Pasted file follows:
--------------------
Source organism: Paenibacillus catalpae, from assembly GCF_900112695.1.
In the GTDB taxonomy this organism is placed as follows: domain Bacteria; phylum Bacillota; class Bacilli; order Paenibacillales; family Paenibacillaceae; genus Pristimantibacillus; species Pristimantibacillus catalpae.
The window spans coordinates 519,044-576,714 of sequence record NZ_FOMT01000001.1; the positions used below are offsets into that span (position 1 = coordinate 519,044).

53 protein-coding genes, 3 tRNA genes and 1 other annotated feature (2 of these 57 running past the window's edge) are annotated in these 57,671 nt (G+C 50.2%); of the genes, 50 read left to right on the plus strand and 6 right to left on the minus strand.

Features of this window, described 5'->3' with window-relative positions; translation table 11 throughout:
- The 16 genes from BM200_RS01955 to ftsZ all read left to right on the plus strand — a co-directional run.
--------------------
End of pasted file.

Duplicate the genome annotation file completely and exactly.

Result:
Source organism: Paenibacillus catalpae, from assembly GCF_900112695.1.
In the GTDB taxonomy this organism is placed as follows: domain Bacteria; phylum Bacillota; class Bacilli; order Paenibacillales; family Paenibacillaceae; genus Pristimantibacillus; species Pristimantibacillus catalpae.
The window spans coordinates 519,044-576,714 of sequence record NZ_FOMT01000001.1; the positions used below are offsets into that span (position 1 = coordinate 519,044).

53 protein-coding genes, 3 tRNA genes and 1 other annotated feature (2 of these 57 running past the window's edge) are annotated in these 57,671 nt (G+C 50.2%); of the genes, 50 read left to right on the plus strand and 6 right to left on the minus strand.

Features of this window, described 5'->3' with window-relative positions; translation table 11 throughout:
- The 16 genes from BM200_RS01955 to ftsZ all read left to right on the plus strand — a co-directional run.